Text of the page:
Attorney General, District Attorney and Philly police announce alliance to combat illegal gun traffickers
“We are teaming up with our federal partners in new ways that will further this work and more effectively target illegal guns and criminals in our community,” Shapiro said.
Pennsylvania Attorney General Josh Shapiro took to the Vare Recreation Center in Point Breeze Wednesday afternoon to announce a new, joint effort between his office, and city and federal law enforcement partners to act with an “unprecedented” level of cooperation to target illegal gun trafficking in Philadelphia.
“We are teaming up with our federal partners in new ways that will further this work and more effectively target illegal guns and criminals in our community,” Shapiro said. Shapiro also called gun violence “a public health crisis” and a “public safety crisis in our city and across the Commonwealth.”
Also at the meeting were a number of officials from the city, state and federal government including Special-Agent-in-Charge for the Philadelphia Division of the Bureau of Alcohol, Tobacco, Firearms & Explosives Don Robinson, Philadelphia Police Commissioner Richard Ross, Mayor Jim Kenney, District Attorney Larry Krasner, City Councilmen Darrell Clarke and Kenyatta Johnson and First Assistant U.S. Attorney for the Eastern District of Pennsylvania Jennifer Williams.
“More information-sharing and stronger collaboration is critical to effective law enforcement operations, particularly when it comes to targeting criminals who traffic in illegal guns and plague our communities,” Shapiro said. “We’re proud of the work that our Gun Violence Task Force has done already in Philadelphia, and working together with our city and federal partners, we know there is much more we can do to combat gun violence and help make our communities safer.”
Since the Gun Violence Task Force, a city-wide, joint task force between the city’s district attorney’s office and the Pennsylvania Attorney General’s Office, was initiated a little over a decade ago, according to Shapiro, the task force was able to get 2,438 illegal guns off the city’s streets. Additionally, the task force has arrested 1,439 perpetrators involved in straw purchases, gun trafficking and other criminal activity, Shapiro said. The task force has a conviction rate of 78 percent. In 2018, the Gun Violence Task Force has recovered 80 guns, made 75 arrests and opened 328 investigations.
The Office of Attorney General, Philadelphia police and the District Attorney’s Office reached an agreement with the Philadelphia Field Division of the Bureau of Alcohol, Tobacco and Firearms (Philadelphia ATF) this past spring to share more information and conduct joint investigations into illegal gun trafficking. Through this initiative, investigative teams consisting of one ATF agent, one Office of Attorney General agent and one Philadelphia police detective will work together to coordinate leads from their respective agencies, conduct interviews and gather evidence to target individuals who perpetuate gun violence, namely straw purchasers.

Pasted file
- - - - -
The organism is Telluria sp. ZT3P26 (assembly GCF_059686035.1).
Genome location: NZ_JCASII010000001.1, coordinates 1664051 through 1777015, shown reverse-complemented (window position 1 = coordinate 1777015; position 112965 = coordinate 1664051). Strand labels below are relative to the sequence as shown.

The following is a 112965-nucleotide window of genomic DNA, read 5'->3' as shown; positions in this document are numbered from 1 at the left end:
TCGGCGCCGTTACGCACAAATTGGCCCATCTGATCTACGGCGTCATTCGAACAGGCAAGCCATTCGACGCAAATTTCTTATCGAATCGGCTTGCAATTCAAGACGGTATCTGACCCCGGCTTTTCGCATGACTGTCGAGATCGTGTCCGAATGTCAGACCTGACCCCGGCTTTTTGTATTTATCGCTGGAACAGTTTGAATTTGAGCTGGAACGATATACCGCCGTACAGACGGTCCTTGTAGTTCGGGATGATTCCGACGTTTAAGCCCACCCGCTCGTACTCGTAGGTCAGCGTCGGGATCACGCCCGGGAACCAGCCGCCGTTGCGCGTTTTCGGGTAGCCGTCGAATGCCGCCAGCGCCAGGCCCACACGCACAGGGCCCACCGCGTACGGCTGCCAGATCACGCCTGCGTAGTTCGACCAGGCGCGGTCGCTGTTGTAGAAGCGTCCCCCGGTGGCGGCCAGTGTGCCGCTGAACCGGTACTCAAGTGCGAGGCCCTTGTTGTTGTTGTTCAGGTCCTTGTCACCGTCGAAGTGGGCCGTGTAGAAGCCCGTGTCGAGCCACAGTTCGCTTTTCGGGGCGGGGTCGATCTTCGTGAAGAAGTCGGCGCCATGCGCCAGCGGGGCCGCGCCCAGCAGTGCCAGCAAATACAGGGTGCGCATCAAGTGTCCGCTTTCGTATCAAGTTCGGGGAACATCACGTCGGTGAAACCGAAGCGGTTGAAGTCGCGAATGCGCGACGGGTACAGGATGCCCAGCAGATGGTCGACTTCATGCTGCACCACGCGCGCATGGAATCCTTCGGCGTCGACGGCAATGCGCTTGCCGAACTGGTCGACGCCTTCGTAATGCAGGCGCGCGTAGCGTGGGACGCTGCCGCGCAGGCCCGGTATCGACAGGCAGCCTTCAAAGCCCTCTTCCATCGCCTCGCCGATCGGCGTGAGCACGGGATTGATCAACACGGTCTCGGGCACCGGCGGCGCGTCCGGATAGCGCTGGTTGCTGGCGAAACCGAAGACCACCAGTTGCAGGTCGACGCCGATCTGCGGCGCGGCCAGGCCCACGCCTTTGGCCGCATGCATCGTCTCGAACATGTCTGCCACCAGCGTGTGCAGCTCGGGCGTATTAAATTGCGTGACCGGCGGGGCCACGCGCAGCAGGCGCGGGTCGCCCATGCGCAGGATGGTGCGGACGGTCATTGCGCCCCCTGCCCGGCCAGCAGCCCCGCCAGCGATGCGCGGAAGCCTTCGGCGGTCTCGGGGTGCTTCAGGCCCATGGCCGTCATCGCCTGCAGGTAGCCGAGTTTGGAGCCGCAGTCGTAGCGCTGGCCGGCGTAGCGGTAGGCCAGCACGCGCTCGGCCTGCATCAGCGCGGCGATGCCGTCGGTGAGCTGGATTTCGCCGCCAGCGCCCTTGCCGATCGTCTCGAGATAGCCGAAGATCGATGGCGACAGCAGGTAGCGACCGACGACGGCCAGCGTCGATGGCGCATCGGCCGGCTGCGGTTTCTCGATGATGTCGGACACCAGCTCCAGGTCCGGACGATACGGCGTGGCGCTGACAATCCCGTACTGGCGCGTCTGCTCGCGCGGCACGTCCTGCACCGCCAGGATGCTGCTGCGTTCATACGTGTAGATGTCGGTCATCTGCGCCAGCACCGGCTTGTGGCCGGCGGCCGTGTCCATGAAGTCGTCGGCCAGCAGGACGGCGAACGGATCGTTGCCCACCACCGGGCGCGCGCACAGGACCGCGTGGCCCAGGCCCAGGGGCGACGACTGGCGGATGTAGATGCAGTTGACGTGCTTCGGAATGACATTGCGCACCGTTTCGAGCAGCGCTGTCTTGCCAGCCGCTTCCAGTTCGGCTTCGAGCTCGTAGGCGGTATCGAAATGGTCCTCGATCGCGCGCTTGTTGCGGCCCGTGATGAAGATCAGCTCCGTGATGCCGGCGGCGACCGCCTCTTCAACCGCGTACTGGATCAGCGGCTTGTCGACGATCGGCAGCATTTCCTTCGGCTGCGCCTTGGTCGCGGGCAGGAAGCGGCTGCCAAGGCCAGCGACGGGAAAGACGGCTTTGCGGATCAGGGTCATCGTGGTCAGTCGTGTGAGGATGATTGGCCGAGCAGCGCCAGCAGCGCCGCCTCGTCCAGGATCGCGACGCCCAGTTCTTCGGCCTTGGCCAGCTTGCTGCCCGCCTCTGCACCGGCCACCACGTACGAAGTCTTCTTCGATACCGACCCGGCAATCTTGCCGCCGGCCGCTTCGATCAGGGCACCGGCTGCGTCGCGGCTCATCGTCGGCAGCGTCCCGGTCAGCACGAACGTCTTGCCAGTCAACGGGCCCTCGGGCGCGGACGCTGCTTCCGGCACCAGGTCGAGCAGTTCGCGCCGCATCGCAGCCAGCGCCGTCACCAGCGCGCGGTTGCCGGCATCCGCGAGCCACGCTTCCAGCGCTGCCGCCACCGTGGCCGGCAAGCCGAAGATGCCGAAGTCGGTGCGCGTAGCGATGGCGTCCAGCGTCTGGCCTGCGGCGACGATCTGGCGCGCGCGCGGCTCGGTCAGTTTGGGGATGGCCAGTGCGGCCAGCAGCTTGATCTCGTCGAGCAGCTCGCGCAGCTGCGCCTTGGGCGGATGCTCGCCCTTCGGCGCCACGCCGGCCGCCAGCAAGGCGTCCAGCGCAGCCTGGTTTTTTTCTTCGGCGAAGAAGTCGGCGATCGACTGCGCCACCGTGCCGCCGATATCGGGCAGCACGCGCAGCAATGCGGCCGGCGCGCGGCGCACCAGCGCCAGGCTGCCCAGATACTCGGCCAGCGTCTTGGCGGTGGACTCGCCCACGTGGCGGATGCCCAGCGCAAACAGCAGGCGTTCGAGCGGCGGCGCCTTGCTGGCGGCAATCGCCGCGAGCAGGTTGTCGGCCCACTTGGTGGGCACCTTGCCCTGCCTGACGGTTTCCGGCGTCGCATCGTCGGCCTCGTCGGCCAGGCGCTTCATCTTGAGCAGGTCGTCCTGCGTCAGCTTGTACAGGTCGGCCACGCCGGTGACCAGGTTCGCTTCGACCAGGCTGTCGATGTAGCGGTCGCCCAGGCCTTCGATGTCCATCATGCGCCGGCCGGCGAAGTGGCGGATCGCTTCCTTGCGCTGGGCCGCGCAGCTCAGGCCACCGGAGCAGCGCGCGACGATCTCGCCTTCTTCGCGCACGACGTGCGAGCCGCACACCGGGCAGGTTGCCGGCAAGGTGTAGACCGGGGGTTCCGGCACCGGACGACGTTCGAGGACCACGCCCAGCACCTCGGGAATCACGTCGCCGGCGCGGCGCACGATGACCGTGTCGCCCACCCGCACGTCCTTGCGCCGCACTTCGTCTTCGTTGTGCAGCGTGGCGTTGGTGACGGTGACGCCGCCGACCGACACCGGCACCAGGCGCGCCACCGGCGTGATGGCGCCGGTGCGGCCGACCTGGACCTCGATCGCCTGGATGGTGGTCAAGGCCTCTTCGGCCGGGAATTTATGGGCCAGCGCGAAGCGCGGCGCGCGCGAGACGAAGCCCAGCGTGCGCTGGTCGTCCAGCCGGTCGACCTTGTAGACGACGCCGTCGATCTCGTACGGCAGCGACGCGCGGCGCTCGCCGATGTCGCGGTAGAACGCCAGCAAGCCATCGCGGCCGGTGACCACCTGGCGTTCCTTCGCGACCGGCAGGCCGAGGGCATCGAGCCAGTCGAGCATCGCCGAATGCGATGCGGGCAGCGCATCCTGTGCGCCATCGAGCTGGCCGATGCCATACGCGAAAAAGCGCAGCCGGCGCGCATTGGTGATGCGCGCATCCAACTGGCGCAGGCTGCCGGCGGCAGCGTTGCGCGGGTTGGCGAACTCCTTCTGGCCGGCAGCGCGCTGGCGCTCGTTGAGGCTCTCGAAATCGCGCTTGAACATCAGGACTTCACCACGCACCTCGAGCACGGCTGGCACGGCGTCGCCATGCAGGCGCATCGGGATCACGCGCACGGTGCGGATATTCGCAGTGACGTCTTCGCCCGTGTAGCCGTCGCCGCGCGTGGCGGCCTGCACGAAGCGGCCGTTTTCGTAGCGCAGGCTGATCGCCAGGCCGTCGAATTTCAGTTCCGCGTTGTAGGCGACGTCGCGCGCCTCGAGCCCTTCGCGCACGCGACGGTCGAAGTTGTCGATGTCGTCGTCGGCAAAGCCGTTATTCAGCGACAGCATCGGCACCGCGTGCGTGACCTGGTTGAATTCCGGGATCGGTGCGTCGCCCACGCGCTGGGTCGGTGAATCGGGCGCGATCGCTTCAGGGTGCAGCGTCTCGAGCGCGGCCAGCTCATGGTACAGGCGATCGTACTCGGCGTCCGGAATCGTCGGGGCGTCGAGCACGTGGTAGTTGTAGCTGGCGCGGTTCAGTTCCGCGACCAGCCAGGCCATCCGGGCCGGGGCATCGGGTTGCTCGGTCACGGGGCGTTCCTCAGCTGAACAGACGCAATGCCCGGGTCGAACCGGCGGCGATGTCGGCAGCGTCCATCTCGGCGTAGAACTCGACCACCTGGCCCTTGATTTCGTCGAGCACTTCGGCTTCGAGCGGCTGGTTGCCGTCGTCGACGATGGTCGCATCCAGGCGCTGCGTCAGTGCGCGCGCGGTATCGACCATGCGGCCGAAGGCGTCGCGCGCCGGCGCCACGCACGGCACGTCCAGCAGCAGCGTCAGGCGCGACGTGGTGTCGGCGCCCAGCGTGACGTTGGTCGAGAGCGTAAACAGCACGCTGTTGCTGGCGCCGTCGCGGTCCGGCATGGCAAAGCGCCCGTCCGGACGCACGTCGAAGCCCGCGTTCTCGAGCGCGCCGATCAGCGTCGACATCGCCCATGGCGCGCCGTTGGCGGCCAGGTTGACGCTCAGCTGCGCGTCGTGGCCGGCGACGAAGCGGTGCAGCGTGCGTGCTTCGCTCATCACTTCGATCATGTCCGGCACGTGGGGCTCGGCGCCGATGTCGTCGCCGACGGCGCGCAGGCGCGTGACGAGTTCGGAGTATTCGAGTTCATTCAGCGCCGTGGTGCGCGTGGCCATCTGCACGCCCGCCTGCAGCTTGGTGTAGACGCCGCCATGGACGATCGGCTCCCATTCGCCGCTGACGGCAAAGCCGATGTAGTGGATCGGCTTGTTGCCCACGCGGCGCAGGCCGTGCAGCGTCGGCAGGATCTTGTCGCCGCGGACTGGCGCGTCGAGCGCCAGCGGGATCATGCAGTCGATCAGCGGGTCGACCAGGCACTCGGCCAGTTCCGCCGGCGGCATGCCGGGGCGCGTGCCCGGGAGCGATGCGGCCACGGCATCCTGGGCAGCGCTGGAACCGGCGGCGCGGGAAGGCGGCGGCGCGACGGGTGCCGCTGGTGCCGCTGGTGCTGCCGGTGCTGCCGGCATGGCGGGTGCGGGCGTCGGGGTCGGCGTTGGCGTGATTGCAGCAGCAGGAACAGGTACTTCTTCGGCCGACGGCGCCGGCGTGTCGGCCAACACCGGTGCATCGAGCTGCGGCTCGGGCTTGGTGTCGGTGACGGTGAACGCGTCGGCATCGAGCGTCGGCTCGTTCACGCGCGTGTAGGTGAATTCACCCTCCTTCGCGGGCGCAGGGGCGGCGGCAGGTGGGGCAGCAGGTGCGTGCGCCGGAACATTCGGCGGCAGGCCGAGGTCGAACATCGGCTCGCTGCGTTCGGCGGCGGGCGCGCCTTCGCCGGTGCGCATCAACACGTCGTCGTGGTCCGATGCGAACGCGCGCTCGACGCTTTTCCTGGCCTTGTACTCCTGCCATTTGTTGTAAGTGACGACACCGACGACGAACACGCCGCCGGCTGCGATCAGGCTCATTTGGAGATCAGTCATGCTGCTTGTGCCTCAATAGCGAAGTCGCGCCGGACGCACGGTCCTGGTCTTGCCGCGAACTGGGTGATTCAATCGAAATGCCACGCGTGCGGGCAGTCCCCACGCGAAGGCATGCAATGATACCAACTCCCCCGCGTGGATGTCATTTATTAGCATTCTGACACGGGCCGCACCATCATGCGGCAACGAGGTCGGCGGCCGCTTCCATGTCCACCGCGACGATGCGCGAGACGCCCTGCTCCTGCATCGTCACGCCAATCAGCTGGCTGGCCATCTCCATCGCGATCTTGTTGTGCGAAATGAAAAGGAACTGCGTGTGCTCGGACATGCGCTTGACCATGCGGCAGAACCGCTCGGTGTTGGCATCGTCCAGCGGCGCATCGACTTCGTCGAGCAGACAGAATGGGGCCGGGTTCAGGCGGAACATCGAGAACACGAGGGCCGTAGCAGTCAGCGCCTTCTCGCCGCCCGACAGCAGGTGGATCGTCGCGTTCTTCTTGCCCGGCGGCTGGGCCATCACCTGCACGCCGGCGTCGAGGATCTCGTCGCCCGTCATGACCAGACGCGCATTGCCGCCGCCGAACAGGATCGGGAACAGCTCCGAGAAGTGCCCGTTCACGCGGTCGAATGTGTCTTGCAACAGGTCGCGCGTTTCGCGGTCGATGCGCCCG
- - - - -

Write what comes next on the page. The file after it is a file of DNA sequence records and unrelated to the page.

“Nearly every gun crime in the city of Philadelphia starts with an illegal straw purchase,” Shapiro said.
According to Krasner, who spoke at the press conference, it is “extremely common” for straw purchasers to be significant others, friends or family members of perpetrators.
“Friends and family members who do not have criminal records and they get talked into doing this incredibly dangerous stuff,” he said. “Do not let your friends and your family talk you into this. It’s a disaster for you and it’s a disaster for our community.”
Krasner also blamed the NRA, which he said, has “run this country by bullying people with their money for a very long time.”
He said the country should have sensible gun safety laws just like it has sensible automobile laws.
“We all know through statistics, research and just word on the street [that] it’s a very small percentage of people who are responsible for a large percentage of the violent crime in this city or in any city,” said Robinson. “The key is to target those people.”
A press releases provided by the attorney general’s office gave an example of a few specific examples of incidences where information-sharing led to arrests. Just last month, Philadelphia police conducted a traffic stop and discovered a large number of explosive devices in the car. Through information-sharing with the ATF, agents searched the suspect’s home and made an arrest, the press release says. ATF then announced a Philadelphia man suspected of planting explosive devices on ATM machines in the city was in custody.
Another example resulted in felony charges against two Northeast Philadelphia men who straw purchased 11 handguns. During the search of one of the men’s residences, investigators found cocaine, heroin, two ballistic vests, more than $2,000 and another gun with 30 live rounds. This case was also built with strong cooperation from community stakeholders in the Northeast.
Shapiro said that often gun arrests and drug arrests go “hand in hand.”
“We are excited to participate in this inter-agency law enforcement initiative,” said Ross. “We anticipate that our collaborative effort will serve to further our overarching mission to prevent and reduce violent crime and improve the quality of life for the residents of our great city.”